The thing about HTML is that "as long as it works, it is ok" is the common mantra. Even if there is a rule that a cookie should not be placed using code inside a <form> element, if it achieves the goal it is considered ok. This is because many rules cannot be followed due to incorrect or incomplete implementation of browsers. For example, you are not suppose to use tables for layout, instead they should be used to present "tabular data". But, if you want your layout to have columns which auto size based on the width of the browser window then you have to use tables, because the div styles which are suppose to do the same thing do not work in most popular browsers.

This means it will be very hard to prove malicious intent, and thus, that Google is in need of a fine. If I was Google I would just state that it only occurred on a few pages and was the result of a coding preference and not malicious intent. It would be hard for anyone to prove otherwise, as these types of things are common to web pages (as noted above).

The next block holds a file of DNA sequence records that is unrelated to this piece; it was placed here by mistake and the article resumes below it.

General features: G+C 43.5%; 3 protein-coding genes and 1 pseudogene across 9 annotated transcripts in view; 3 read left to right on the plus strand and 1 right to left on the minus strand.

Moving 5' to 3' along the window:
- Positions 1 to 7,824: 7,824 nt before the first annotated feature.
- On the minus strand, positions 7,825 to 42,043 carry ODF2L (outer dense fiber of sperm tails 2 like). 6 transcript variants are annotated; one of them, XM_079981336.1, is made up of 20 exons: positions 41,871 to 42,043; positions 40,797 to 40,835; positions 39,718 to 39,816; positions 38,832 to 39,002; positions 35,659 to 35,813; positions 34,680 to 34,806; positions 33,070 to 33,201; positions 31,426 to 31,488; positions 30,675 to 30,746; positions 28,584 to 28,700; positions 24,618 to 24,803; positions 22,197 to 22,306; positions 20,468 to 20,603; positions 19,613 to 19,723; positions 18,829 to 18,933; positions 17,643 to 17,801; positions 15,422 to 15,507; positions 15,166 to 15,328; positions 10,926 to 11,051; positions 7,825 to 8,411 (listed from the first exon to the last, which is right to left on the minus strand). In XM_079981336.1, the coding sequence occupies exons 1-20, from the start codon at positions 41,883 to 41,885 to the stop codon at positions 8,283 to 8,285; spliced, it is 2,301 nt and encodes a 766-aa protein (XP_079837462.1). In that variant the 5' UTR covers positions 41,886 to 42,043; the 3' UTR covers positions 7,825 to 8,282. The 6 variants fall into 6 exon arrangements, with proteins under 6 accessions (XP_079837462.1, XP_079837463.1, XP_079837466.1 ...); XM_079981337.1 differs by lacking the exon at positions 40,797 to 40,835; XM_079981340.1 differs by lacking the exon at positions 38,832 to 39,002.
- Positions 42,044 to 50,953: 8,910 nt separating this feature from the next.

By hexxthalion on 7/12/2012 10:08:01 AM , Rating: 2
lols
By NellyFromMA on 7/10/2012 1:54:18 PM , Rating: 3
quote:
Google used special computer code, or cookies, to do so.


Hmmm, why does the author refer to cookies as 'special computer code'?

Seems like an awkward quasi-technical description of something I think everyone (especially dt readers) are fully aware of... and I think NONE would describe it as 'special computer code'.

Minor detail, but reading that made me laugh.




No harm was done?
By BugblatterIII on 7/10/2012 1:34:29 PM , Rating: 1
You tracked people who'd said not to track them. You violated their privacy. That's harm.

And what you did with IE wasn't accidental; you deliberately violated the standard for reporting privacy information by returning plain text rather than codes or nothing. You knew what effect that would have, i.e. bypassing the browser's protection.

Oh, while we're here, your 're-marketing' (internet stalking) is why every website in the EU has to educate users on what its cookies do (after educating them on what a cookie is). And yet your own site doesn't seem to mention what cookies it puts on our browsers. So you get us in this mess, we have to change our sites because we can't afford to be fined but you'll just wait for the fine and pay it from your petty cash.

I do like Android though. Nice work on that. Perhaps you could just stop doing all the evil so we can like you again? Oh, and pay some tax!